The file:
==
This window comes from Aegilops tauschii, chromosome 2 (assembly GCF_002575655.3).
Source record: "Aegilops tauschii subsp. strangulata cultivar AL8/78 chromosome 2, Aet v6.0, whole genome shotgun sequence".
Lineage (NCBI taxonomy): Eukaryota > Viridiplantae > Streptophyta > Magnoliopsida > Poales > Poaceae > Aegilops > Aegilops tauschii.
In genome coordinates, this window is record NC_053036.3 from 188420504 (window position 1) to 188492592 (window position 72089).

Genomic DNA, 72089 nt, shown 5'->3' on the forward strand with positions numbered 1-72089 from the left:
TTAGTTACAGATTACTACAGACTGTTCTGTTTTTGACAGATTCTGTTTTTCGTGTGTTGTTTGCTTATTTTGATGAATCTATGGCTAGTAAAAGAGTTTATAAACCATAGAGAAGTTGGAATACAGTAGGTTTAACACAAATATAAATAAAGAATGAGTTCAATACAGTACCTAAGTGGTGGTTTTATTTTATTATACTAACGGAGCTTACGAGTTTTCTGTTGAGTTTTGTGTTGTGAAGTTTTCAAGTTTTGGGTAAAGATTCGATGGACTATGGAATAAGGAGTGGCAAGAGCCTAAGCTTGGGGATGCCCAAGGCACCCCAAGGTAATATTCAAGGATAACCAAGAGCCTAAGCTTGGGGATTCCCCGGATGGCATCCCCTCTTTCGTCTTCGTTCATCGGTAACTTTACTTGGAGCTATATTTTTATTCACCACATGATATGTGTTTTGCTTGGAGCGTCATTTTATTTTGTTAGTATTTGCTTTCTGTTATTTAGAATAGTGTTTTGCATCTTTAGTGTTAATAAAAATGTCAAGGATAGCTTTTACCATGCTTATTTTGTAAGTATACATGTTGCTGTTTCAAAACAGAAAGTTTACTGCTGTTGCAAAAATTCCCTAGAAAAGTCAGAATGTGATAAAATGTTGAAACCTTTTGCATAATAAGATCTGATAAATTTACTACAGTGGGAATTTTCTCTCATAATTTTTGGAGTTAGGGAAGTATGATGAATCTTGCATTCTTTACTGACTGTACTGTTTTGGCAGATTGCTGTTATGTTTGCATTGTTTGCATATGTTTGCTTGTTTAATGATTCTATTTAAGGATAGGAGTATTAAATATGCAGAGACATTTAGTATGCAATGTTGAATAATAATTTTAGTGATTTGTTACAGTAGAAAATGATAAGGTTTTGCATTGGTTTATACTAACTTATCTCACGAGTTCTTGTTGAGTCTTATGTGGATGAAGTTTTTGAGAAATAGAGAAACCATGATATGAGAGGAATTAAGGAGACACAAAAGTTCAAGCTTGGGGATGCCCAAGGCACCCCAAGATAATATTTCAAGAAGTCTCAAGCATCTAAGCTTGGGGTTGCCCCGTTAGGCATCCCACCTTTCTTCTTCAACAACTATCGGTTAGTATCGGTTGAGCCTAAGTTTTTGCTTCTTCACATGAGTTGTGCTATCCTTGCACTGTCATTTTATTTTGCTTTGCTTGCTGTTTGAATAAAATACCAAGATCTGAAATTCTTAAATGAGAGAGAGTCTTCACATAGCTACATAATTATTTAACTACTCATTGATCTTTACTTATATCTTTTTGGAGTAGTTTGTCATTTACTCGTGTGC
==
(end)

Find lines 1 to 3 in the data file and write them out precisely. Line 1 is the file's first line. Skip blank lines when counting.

This window comes from Aegilops tauschii, chromosome 2 (assembly GCF_002575655.3).
Source record: "Aegilops tauschii subsp. strangulata cultivar AL8/78 chromosome 2, Aet v6.0, whole genome shotgun sequence".
Lineage (NCBI taxonomy): Eukaryota > Viridiplantae > Streptophyta > Magnoliopsida > Poales > Poaceae > Aegilops > Aegilops tauschii.